In recent posts, The State of Security has interviewed teachers who are helping to bring cyber security education to Canada’s schools. We would be remiss, however, if we didn’t recognize others’ efforts to bring these types of training programs online and to institutions located elsewhere around the world.
To cover this broader trend, we’ll now speak with Ryan Corey. Ryan is President and Co-Founder of Cybrary, a respected IT security training provider.
Joe Pettit: What is your role at Cybrary, and how did it start?
Ryan Corey: I am the President / Co-Founder. I had the idea for Cybrary because I had been working in the cyber security training space for 12 years, and I realized how slow-moving and static the training industry had become. The attack surfaces and technologies are moving fast, so why accept the fact that training evolves so slowly as the way things should be done?
To address the massive need for more talent in the field, and to make sure the training offerings moved quickly, I felt that an open source and free training model was the best solution.
JP: What educational aspect of cyber security today concerns you most?
RC: It’s the fact that attack surfaces are so quickly expanding, yet we have so few people who are equipped to secure those surfaces. From mobile to IoT, we aren’t collectively prepared to handle the build of these products securely.
JP: What was the motivation behind your organization developing and offering cyber security education?
RC: The primary mission of Cybrary is to make cyber security learning available to anyone, anywhere, for free. The world needs a platform that gives anyone the chance to learn these concepts, for hiding cyber security know-how behind a paywall that is generally in the range of $3K-6K for a one-week class is not the best thing for the tech landscape.
JP: What type of classes are being offered on Cybrary?
RC: Cybrary provides IT and cyber security courses for everyone from beginners to advanced professionals, including leadership training.
JP: What other organizations do you look to for curriculum guidance?
RC: Cybrary’s model is open source because practitioners have always been the best at training, especially when it comes to deep technical content. The certification bodies like CompTIA, ISACA and (ISC)2 have always done a fantastic job of creating curriculum, but the practitioners typically know the technical and tactical concepts better.
As a result, we have both the cyber security companies providing courses on their products, and we have industry practitioners providing courses on other concepts.
JP: How do your programs fit into an overall educational strategy for someone interested in cyber security?
RC: Cybrary is beginning to break cyber security learning down into bite-sized chunks. We believe no matter where someone is in their career, bite-sized learning is easier to digest and less-cumbersome, so it’s easier to embrace. Therefore, one’s educational strategy on Cybrary can be to come for short stints, consume skills that may take 1-3 hours to learn, and then take a micro-certification to prove deep knowledge on that concept. Then they have improved in that small increment.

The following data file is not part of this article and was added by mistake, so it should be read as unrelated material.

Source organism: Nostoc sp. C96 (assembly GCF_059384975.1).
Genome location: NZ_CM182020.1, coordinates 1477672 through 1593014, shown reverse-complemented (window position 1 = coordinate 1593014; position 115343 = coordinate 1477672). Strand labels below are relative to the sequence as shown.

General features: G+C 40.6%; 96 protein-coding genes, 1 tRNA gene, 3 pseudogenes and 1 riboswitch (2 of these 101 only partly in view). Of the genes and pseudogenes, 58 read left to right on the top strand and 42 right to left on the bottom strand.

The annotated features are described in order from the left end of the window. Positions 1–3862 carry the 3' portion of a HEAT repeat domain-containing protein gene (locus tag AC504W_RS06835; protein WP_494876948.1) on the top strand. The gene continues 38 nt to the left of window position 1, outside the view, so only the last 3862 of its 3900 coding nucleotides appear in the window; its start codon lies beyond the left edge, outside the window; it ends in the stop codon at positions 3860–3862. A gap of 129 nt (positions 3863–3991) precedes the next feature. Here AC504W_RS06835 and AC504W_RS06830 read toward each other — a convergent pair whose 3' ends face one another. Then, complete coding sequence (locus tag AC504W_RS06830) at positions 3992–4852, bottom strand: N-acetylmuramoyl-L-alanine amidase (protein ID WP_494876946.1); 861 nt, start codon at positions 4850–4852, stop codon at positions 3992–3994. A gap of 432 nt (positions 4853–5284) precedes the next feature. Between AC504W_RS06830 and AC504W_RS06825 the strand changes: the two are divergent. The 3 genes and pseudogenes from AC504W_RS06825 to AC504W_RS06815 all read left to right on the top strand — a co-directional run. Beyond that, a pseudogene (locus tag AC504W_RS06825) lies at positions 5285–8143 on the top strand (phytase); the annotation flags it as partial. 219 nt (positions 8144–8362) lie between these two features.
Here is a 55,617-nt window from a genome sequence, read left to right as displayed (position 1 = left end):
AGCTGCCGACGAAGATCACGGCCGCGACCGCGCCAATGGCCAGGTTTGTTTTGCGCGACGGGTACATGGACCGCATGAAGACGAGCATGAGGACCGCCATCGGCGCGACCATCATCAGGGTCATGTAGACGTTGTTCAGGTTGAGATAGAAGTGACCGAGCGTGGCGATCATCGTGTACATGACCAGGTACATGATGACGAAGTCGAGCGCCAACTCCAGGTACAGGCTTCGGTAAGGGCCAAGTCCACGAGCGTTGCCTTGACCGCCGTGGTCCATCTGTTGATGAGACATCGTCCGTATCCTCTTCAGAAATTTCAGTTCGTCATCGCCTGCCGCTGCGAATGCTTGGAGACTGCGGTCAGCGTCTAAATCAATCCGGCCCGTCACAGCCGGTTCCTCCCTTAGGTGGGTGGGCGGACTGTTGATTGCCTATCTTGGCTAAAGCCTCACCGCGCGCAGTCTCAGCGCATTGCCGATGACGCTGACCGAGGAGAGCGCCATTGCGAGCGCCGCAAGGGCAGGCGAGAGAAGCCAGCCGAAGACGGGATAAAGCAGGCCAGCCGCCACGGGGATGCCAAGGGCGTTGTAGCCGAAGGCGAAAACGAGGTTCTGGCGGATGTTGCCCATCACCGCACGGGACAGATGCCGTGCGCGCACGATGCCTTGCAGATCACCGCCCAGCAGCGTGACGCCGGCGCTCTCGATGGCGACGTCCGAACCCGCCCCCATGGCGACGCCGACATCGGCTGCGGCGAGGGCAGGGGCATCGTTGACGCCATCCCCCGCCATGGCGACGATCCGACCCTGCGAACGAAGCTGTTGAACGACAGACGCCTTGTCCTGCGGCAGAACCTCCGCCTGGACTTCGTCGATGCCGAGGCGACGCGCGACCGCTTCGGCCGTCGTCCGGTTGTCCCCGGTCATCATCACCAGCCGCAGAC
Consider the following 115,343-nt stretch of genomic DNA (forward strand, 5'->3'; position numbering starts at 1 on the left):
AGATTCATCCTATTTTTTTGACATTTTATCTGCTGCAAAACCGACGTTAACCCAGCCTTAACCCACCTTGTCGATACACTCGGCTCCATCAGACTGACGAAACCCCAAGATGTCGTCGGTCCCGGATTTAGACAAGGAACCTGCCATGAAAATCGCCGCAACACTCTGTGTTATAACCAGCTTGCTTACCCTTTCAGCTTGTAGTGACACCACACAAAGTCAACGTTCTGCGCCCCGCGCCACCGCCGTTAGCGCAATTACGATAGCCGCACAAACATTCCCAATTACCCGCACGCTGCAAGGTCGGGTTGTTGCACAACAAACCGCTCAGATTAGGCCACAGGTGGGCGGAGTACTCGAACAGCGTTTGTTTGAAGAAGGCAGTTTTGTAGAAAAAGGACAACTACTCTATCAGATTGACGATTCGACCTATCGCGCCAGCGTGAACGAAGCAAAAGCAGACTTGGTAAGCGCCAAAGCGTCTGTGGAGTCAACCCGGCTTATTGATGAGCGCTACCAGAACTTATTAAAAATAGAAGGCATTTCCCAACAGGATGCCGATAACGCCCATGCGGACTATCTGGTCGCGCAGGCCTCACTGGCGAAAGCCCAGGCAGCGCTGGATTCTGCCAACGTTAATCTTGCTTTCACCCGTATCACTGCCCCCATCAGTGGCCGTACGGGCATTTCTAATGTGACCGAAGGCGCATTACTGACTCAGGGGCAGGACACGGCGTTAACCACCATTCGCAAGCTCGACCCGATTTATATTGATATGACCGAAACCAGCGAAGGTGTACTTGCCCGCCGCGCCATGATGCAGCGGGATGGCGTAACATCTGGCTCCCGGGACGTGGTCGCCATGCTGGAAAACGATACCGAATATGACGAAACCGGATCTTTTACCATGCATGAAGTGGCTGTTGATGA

They can come back the following day, week or month, but either way, they walked away with something in that instance. Committing to a class, like a Security+ or CISSP, is a 3- to 6-month commitment for most. However, learning at 1-3 hour intervals and walking away with something for doing so is a simple approach to self-improvement.
As soon as we launched this capability on our site, it instantly became half of the learning that was taking place with us. Just imagine: 170,000 people last month took training with us, and about half engaged with bite-sized learning versus the traditional long-form classes. That speaks for itself.
JP: How do you see Cybrary’s educational efforts impacting the global requirement for more security professionals?
RC: We have trained about one million people on cyber security concepts in the last two years and about 170,000 last month. About 1,500-3,000 new people join Cybrary to learn every day. They learn, and then they take assessments.
I’m hoping that this can continue and that we keep getting amazing classes from leading cyber security companies like Tripwire and leading professionals like Georgia Weidman. If this keeps up, we should be able to put a dent in the talent gap.
JP: What would you like to share about your company that we have not asked?
RC: Well, here is what we are looking for. We want the companies creating the technologies and the practitioners doing the work to teach courses for our users. The companies producing product courses not only drives awareness for the best technologies in the industry, but it also helps practitioners build more solid resumes because these technologies are showing up on job descriptions.
From the practitioners, we want them to teach people literally whatever they are best at. Anyone can apply to teach a course with us. We provide the tools and the how-to steps to create a great course. Just reach out on our website!
Our search for novel approaches to and settings for cyber security education continues. Stay tuned!